Sunday, 7 October 2007

Boat!..No, there is a Bridge, a concrete Bridge

While going to my village Mohanpur, taking the Masimpur-Rani feri route, you will see a bridge, a long concrete bridge. It was not what today it looks. It had a history of its own. And those who have been to the Bishnupriya Manipuri villages like Baropua, Pithir Gang, Bihara, Tehngara Gang, Burunga etc..they know how their travel changed with the dynamics of the river.

Since childhood, I don’t know how many times I have taken this route. At first with my father as my companion, and as time passed by I started going alone. And from here my memories start taking wings. Well, it is not that I don’t carry any impression of those days I as a child used to go along with mother and father. It had an altogether surge of feelings associated with it.

I remember, after getting down from the bus my father used to give one rupee coin or lesser denomination per person to a manned bamboo check post. And the same was repeated by each traveller – giving a fee to the manned bamboo check post. The word “check post” would be wrong and inapproprite since there was not a single policeman in and around the bank of the river. Moreover, there was not a barricade on the bank of the river instead it had a rope of jute crisscrossing the kutcha path.

To cross the river, we used to have boats waiting. And it used to come as a primary mode of communication for all travellers. The bus on which we had travelled used to remain there. And all travellers after crossing the river had to board bus to get to their destination. Now, when the bridge is built and it is in the transporation condition, I think of those people for whom boat was their primary source of income and livelihood. What alternative profession they would have taken? Do you know?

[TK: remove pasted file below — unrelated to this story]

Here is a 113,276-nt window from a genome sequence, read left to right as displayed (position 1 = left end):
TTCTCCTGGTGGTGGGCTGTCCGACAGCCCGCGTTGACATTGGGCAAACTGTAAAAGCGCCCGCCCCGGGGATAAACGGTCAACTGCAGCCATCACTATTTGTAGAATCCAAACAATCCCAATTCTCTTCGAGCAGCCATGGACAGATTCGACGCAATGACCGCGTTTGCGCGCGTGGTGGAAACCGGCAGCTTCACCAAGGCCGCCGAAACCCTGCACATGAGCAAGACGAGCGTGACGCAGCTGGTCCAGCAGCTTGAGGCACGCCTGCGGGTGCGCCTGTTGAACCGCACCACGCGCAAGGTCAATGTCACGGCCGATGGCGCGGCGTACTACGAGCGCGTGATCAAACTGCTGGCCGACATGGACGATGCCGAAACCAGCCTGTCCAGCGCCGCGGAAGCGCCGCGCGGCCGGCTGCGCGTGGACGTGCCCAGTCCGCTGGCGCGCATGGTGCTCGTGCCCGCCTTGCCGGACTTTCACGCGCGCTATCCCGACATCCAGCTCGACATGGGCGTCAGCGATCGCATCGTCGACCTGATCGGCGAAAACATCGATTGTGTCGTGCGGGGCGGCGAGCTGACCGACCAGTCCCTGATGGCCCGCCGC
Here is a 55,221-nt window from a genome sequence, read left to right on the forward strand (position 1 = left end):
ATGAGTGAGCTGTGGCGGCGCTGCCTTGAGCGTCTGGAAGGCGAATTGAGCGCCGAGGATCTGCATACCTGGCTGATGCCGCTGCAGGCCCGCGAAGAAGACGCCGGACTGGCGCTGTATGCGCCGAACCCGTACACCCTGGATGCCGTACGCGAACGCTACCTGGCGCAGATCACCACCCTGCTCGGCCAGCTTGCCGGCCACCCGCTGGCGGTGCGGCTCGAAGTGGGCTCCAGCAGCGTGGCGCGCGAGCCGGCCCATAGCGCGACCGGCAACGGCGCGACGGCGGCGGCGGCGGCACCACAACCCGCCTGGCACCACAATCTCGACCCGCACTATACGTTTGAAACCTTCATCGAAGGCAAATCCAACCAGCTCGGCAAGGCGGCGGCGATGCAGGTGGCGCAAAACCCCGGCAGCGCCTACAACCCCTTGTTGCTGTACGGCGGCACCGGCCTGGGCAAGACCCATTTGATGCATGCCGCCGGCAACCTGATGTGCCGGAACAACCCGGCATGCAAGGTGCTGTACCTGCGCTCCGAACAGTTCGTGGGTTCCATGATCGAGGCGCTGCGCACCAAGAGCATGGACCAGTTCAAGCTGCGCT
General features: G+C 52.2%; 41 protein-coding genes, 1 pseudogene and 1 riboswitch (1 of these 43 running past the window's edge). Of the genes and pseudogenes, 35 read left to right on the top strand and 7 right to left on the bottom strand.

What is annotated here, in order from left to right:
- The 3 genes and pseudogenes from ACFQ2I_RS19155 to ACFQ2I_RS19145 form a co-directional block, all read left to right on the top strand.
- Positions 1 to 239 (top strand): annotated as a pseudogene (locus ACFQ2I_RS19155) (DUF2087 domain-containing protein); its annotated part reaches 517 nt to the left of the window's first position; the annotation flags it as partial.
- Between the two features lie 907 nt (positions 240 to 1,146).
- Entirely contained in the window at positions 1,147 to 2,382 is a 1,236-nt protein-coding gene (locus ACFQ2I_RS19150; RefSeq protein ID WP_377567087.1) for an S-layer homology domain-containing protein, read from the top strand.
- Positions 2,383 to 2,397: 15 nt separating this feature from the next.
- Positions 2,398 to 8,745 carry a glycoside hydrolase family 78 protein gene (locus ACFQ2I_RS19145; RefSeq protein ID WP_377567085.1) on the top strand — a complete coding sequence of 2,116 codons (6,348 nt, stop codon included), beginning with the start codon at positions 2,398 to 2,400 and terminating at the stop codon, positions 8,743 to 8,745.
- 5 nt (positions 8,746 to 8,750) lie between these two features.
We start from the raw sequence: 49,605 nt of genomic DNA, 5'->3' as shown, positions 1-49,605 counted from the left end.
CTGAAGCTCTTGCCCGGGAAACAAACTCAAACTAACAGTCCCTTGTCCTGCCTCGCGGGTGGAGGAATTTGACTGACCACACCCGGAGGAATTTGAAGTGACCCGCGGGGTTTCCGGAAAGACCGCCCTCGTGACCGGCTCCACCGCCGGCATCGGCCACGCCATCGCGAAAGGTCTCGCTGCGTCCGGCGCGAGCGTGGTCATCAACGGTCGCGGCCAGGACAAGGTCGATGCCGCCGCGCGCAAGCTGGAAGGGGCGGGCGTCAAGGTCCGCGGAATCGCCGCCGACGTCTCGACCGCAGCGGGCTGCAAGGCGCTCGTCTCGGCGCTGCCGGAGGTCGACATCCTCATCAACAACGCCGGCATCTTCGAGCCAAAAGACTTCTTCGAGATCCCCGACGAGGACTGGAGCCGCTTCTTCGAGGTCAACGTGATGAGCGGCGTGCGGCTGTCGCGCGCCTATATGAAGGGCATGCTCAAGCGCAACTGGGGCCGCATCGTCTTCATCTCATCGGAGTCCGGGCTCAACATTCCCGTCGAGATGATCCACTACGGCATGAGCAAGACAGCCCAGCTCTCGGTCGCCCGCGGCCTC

And there was a period when the bus used to go along with the passengers on a big iron lounge. I had travelled once or thrice. It was a motorized boat. Next came, I don’t have word to express its name; it had a look of two boats joined together.
That was the intricacy of my travelogue which has etched in one corner of my mind. Last time when I went there I found there was no man in the check post with a jute rope collecting denomiantion of 1 rupee. It was missing and so was the bank which which once had a lively market with shops selling toffees, biscuits and what not. A bridge has taken place of the boat.

This time, the fear of how to get into the other side of the river, no doubt was missing, but I was missing also the little tension and little bit of communication I had while crossing the river. The bridge has made the road straight and so is my journey of thoughts. Now, when I have started earning my bread and butter and there is money in my purse I don’t see the man in the check post. It has vanished as nothing was there before. I don’t know – what I would see in my next visit. Will there be any sign of civilization that once had its existence in this same bank? It has to be seen.

Friends if you take this route; stop there for a moment and see the whole surrounding. It was once full of activities. Please don’t take the Silchar-Badarpur-Kalain route to visit my place.

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